Home   News   Article

Kentford teenager thanks the paramedics who saved his life




A teenager, who was inches from death after a freak accident in the steel factory where he was working in Kentford, has thanked the ambulance crews who saved his life.

Eighteen-year-old apprentice fabricator Harry Sage had gone into work in August last year on his day off to help get a project finished when the accident happened, causing injuries were some of the worst the ambulance team had seen.

Harry had got into a forklift to move a palette across the factory when he collided with an 18 metre-long two-and-a-half tonne steel beam which was being moved across the factory. The edge of the metal beam protruded through the cab of the forklift, striking Harry across the face and mouth, breaking his jaw. As he ducked out of the cab, the beam knocked his hard hat off, cutting him along his scalp from the top of his forehead to the base of his neck, an injury which need 46 staples.

Harry with the crews of the ambulance and air ambulance, who saved his life.
Harry with the crews of the ambulance and air ambulance, who saved his life.

An ambulance crew and the air ambulance was quickly on the scene and Harry, who wasn’t able to talk because of his injuries, was taken to Addenbrooke’s Hospital by road. Desperate to communicate with the medical teams, Harry wrote on a piece of paper Die? Dr Neil Berry was able to assure him: “No, not today. You’re going to need surgery butyou’re not going to die.”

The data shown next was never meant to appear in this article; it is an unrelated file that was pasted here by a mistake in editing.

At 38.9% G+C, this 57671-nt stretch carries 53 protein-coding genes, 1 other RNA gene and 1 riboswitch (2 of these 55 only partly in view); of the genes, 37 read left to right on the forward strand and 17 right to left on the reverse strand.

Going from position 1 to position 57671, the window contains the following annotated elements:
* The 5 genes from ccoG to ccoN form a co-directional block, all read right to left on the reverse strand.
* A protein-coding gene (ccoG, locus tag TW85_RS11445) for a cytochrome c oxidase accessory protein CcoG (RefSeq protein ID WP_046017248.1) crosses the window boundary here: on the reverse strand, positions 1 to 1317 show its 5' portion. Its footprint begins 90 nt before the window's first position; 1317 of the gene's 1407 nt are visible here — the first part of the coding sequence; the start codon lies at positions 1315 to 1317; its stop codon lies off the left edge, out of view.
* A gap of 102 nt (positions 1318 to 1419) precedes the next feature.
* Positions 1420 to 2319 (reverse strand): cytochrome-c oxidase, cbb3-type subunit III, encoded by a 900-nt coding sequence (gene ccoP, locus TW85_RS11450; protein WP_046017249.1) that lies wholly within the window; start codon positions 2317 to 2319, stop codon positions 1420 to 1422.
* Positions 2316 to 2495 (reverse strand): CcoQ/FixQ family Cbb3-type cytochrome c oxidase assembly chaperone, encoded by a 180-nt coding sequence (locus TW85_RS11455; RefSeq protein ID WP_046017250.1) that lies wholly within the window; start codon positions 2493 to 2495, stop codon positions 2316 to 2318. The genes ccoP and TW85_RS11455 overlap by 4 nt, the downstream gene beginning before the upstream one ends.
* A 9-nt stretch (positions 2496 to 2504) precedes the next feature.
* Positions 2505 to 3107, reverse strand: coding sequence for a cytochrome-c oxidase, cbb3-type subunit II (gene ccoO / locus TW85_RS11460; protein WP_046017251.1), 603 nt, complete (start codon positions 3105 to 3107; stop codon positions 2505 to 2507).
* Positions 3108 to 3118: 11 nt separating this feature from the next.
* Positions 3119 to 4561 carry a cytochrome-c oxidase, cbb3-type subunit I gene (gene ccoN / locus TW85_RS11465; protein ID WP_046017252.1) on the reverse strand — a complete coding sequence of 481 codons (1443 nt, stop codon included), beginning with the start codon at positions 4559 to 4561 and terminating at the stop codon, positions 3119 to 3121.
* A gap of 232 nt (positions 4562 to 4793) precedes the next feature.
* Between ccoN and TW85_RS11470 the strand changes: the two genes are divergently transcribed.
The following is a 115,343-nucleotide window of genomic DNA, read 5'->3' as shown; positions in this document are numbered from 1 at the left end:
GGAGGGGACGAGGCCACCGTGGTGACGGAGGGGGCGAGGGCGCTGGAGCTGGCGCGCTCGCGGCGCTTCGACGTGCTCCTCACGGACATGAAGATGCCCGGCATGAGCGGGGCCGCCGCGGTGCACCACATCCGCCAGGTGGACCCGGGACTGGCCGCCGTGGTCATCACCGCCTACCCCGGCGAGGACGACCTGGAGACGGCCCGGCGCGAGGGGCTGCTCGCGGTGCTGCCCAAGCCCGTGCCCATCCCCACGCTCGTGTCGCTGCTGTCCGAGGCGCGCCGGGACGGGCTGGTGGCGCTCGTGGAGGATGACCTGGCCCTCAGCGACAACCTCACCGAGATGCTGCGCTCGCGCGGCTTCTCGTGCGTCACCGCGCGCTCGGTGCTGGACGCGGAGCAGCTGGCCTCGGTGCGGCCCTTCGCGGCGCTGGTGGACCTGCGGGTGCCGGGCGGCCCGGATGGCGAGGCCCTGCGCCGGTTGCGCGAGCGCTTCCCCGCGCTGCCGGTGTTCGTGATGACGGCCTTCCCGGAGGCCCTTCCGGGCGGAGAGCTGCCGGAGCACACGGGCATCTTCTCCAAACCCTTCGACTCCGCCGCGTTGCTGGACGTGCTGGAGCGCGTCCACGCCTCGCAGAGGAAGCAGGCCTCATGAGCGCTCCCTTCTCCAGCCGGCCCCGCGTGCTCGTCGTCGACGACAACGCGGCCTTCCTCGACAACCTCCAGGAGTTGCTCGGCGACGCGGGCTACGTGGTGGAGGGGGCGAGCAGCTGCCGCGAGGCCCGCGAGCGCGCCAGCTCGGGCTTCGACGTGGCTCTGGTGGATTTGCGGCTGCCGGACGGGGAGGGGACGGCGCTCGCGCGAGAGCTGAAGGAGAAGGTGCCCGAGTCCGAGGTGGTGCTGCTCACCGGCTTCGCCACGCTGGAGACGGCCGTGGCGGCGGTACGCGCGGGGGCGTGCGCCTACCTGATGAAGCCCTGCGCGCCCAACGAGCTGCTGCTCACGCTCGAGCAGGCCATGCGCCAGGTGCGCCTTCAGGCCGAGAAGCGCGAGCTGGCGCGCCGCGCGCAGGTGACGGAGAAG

Harry, from Sudbury, was in Addenbrooke’s Hospital for 12 days. He needed multiple operations to repair the damage to his jaw, mouth, palate and lips and he needed a tracheostomy to help him breath due to the swelling in his mouth and throat.

Harry recovering from his injuries in hospital.
Harry recovering from his injuries in hospital.

“I know my accident was quite a significant one for the crews involved so it means a lot for me to be able to show them how I am now,” said Harry.

”The EAAA Aftercare team have been incredible and arranged getting the ambulance and air ambulance teams, who came out to me, together so that I could say thank you in person. That means more than I could ever say.”


More by this author



This site uses cookies. By continuing to browse the site you are agreeing to our use of cookies - Learn More